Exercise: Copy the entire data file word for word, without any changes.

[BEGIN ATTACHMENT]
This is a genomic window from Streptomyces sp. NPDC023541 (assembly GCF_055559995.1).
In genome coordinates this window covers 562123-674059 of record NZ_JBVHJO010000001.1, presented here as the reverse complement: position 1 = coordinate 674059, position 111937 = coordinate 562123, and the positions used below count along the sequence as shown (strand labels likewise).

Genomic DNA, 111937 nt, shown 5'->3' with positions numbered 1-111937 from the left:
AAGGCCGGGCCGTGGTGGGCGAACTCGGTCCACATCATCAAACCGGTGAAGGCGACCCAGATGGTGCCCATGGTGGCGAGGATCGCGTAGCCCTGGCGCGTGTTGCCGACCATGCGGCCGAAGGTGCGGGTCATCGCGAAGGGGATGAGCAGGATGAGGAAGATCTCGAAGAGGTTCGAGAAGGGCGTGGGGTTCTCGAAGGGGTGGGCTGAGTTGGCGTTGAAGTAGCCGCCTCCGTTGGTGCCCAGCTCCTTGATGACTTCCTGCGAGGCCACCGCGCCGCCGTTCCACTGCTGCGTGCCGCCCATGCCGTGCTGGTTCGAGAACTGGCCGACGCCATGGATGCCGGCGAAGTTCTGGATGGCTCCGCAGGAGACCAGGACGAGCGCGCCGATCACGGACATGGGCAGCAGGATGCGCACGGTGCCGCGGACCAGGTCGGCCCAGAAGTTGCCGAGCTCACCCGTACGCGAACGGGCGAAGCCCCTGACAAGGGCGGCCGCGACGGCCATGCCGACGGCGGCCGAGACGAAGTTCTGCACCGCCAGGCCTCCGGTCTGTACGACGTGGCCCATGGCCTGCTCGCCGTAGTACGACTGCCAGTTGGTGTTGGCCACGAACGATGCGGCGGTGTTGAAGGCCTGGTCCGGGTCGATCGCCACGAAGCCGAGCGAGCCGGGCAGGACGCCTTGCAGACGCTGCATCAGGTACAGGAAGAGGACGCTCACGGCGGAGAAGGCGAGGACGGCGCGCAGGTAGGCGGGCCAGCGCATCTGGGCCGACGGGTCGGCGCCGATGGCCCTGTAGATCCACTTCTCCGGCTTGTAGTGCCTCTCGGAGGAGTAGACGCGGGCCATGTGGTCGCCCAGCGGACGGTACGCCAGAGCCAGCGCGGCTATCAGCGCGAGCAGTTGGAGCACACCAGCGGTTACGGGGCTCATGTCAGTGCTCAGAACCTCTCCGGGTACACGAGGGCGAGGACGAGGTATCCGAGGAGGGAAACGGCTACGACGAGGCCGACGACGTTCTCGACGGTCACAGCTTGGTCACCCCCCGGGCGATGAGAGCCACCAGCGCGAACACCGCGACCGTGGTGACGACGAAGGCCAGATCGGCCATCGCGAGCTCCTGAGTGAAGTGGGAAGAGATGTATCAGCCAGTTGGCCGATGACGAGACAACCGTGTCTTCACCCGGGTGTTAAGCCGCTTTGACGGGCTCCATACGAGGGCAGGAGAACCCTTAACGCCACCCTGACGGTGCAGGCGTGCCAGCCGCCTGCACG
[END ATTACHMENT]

This is a genomic window from Streptomyces sp. NPDC023541 (assembly GCF_055559995.1).
In genome coordinates this window covers 562123-674059 of record NZ_JBVHJO010000001.1, presented here as the reverse complement: position 1 = coordinate 674059, position 111937 = coordinate 562123, and the positions used below count along the sequence as shown (strand labels likewise).

Genomic DNA, 111937 nt, shown 5'->3' with positions numbered 1-111937 from the left:
AAGGCCGGGCCGTGGTGGGCGAACTCGGTCCACATCATCAAACCGGTGAAGGCGACCCAGATGGTGCCCATGGTGGCGAGGATCGCGTAGCCCTGGCGCGTGTTGCCGACCATGCGGCCGAAGGTGCGGGTCATCGCGAAGGGGATGAGCAGGATGAGGAAGATCTCGAAGAGGTTCGAGAAGGGCGTGGGGTTCTCGAAGGGGTGGGCTGAGTTGGCGTTGAAGTAGCCGCCTCCGTTGGTGCCCAGCTCCTTGATGACTTCCTGCGAGGCCACCGCGCCGCCGTTCCACTGCTGCGTGCCGCCCATGCCGTGCTGGTTCGAGAACTGGCCGACGCCATGGATGCCGGCGAAGTTCTGGATGGCTCCGCAGGAGACCAGGACGAGCGCGCCGATCACGGACATGGGCAGCAGGATGCGCACGGTGCCGCGGACCAGGTCGGCCCAGAAGTTGCCGAGCTCACCCGTACGCGAACGGGCGAAGCCCCTGACAAGGGCGGCCGCGACGGCCATGCCGACGGCGGCCGAGACGAAGTTCTGCACCGCCAGGCCTCCGGTCTGTACGACGTGGCCCATGGCCTGCTCGCCGTAGTACGACTGCCAGTTGGTGTTGGCCACGAACGATGCGGCGGTGTTGAAGGCCTGGTCCGGGTCGATCGCCACGAAGCCGAGCGAGCCGGGCAGGACGCCTTGCAGACGCTGCATCAGGTACAGGAAGAGGACGCTCACGGCGGAGAAGGCGAGGACGGCGCGCAGGTAGGCGGGCCAGCGCATCTGGGCCGACGGGTCGGCGCCGATGGCCCTGTAGATCCACTTCTCCGGCTTGTAGTGCCTCTCGGAGGAGTAGACGCGGGCCATGTGGTCGCCCAGCGGACGGTACGCCAGAGCCAGCGCGGCTATCAGCGCGAGCAGTTGGAGCACACCAGCGGTTACGGGGCTCATGTCAGTGCTCAGAACCTCTCCGGGTACACGAGGGCGAGGACGAGGTATCCGAGGAGGGAAACGGCTACGACGAGGCCGACGACGTTCTCGACGGTCACAGCTTGGTCACCCCCCGGGCGATGAGAGCCACCAGCGCGAACACCGCGACCGTGGTGACGACGAAGGCCAGATCGGCCATCGCGAGCTCCTGAGTGAAGTGGGAAGAGATGTATCAGCCAGTTGGCCGATGACGAGACAACCGTGTCTTCACCCGGGTGTTAAGCCGCTTTGACGGGCTCCATACGAGGGCAGGAGAACCCTTAACGCCACCCTGACGGTGCAGGCGTGCCAGCCGCCTGCACG